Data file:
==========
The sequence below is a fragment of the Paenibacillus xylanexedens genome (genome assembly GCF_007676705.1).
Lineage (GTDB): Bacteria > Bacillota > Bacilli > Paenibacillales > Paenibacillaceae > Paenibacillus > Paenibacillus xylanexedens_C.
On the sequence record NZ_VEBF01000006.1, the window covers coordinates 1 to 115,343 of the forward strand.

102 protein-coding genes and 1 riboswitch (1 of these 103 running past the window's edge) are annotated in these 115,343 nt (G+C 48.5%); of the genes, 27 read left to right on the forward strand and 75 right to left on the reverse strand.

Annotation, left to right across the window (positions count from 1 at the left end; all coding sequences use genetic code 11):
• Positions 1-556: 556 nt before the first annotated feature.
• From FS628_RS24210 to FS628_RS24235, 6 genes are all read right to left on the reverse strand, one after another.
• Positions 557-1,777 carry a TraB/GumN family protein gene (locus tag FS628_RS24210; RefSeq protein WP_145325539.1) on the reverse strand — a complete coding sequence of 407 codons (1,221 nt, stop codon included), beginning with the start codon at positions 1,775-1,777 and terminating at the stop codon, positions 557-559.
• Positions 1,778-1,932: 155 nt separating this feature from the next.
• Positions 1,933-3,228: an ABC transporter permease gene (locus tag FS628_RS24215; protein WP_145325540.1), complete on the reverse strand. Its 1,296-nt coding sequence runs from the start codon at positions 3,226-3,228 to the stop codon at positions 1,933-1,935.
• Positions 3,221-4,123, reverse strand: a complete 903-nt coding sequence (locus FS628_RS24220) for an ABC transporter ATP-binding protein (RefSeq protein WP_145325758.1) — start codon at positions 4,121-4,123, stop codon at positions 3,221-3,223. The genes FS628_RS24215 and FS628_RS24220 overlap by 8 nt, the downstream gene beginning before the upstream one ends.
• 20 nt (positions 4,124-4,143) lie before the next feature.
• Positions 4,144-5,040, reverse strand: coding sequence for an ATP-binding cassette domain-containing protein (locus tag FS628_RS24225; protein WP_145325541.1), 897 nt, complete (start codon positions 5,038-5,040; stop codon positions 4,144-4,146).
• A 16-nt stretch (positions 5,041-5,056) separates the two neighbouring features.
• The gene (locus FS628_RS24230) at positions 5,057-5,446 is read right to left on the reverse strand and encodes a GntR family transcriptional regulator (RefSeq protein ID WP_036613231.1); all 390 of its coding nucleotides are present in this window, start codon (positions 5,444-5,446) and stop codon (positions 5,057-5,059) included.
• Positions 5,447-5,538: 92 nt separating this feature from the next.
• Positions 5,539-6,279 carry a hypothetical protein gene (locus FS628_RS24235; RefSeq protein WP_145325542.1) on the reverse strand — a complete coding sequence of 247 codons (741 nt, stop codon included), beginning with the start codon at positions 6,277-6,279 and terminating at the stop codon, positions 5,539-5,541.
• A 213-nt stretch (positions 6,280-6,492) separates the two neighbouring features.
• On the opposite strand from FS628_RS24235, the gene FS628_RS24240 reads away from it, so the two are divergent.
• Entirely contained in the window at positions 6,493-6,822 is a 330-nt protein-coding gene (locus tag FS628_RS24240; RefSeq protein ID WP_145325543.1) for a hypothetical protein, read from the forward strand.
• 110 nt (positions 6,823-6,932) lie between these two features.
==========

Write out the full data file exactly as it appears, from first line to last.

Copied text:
The sequence below is a fragment of the Paenibacillus xylanexedens genome (genome assembly GCF_007676705.1).
Lineage (GTDB): Bacteria > Bacillota > Bacilli > Paenibacillales > Paenibacillaceae > Paenibacillus > Paenibacillus xylanexedens_C.
On the sequence record NZ_VEBF01000006.1, the window covers coordinates 1 to 115,343 of the forward strand.

102 protein-coding genes and 1 riboswitch (1 of these 103 running past the window's edge) are annotated in these 115,343 nt (G+C 48.5%); of the genes, 27 read left to right on the forward strand and 75 right to left on the reverse strand.

Annotation, left to right across the window (positions count from 1 at the left end; all coding sequences use genetic code 11):
• Positions 1-556: 556 nt before the first annotated feature.
• From FS628_RS24210 to FS628_RS24235, 6 genes are all read right to left on the reverse strand, one after another.
• Positions 557-1,777 carry a TraB/GumN family protein gene (locus tag FS628_RS24210; RefSeq protein WP_145325539.1) on the reverse strand — a complete coding sequence of 407 codons (1,221 nt, stop codon included), beginning with the start codon at positions 1,775-1,777 and terminating at the stop codon, positions 557-559.
• Positions 1,778-1,932: 155 nt separating this feature from the next.
• Positions 1,933-3,228: an ABC transporter permease gene (locus tag FS628_RS24215; protein WP_145325540.1), complete on the reverse strand. Its 1,296-nt coding sequence runs from the start codon at positions 3,226-3,228 to the stop codon at positions 1,933-1,935.
• Positions 3,221-4,123, reverse strand: a complete 903-nt coding sequence (locus FS628_RS24220) for an ABC transporter ATP-binding protein (RefSeq protein WP_145325758.1) — start codon at positions 4,121-4,123, stop codon at positions 3,221-3,223. The genes FS628_RS24215 and FS628_RS24220 overlap by 8 nt, the downstream gene beginning before the upstream one ends.
• 20 nt (positions 4,124-4,143) lie before the next feature.
• Positions 4,144-5,040, reverse strand: coding sequence for an ATP-binding cassette domain-containing protein (locus tag FS628_RS24225; protein WP_145325541.1), 897 nt, complete (start codon positions 5,038-5,040; stop codon positions 4,144-4,146).
• A 16-nt stretch (positions 5,041-5,056) separates the two neighbouring features.
• The gene (locus FS628_RS24230) at positions 5,057-5,446 is read right to left on the reverse strand and encodes a GntR family transcriptional regulator (RefSeq protein ID WP_036613231.1); all 390 of its coding nucleotides are present in this window, start codon (positions 5,444-5,446) and stop codon (positions 5,057-5,059) included.
• Positions 5,447-5,538: 92 nt separating this feature from the next.
• Positions 5,539-6,279 carry a hypothetical protein gene (locus FS628_RS24235; RefSeq protein WP_145325542.1) on the reverse strand — a complete coding sequence of 247 codons (741 nt, stop codon included), beginning with the start codon at positions 6,277-6,279 and terminating at the stop codon, positions 5,539-5,541.
• A 213-nt stretch (positions 6,280-6,492) separates the two neighbouring features.
• On the opposite strand from FS628_RS24235, the gene FS628_RS24240 reads away from it, so the two are divergent.
• Entirely contained in the window at positions 6,493-6,822 is a 330-nt protein-coding gene (locus tag FS628_RS24240; RefSeq protein ID WP_145325543.1) for a hypothetical protein, read from the forward strand.
• 110 nt (positions 6,823-6,932) lie between these two features.